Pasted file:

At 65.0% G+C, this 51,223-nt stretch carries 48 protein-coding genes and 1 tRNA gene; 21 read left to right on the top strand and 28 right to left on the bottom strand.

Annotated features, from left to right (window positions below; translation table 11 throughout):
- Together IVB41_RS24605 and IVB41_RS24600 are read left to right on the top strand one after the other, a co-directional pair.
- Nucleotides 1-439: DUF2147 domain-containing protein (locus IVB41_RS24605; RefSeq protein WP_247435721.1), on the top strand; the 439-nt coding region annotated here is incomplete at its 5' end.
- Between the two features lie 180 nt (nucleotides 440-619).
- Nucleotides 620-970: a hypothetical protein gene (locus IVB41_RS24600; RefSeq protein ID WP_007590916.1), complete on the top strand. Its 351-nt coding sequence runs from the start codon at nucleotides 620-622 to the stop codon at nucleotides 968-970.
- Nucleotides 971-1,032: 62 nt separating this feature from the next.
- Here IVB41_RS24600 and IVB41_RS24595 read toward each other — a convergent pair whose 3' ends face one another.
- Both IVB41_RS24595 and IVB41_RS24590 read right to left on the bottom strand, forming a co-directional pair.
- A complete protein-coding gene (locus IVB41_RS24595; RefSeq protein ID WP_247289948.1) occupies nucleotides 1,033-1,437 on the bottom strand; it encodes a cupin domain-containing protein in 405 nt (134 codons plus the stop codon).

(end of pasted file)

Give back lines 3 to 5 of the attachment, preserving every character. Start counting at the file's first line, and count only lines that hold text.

- Together IVB41_RS24605 and IVB41_RS24600 are read left to right on the top strand one after the other, a co-directional pair.
- Nucleotides 1-439: DUF2147 domain-containing protein (locus IVB41_RS24605; RefSeq protein WP_247435721.1), on the top strand; the 439-nt coding region annotated here is incomplete at its 5' end.
- Between the two features lie 180 nt (nucleotides 440-619).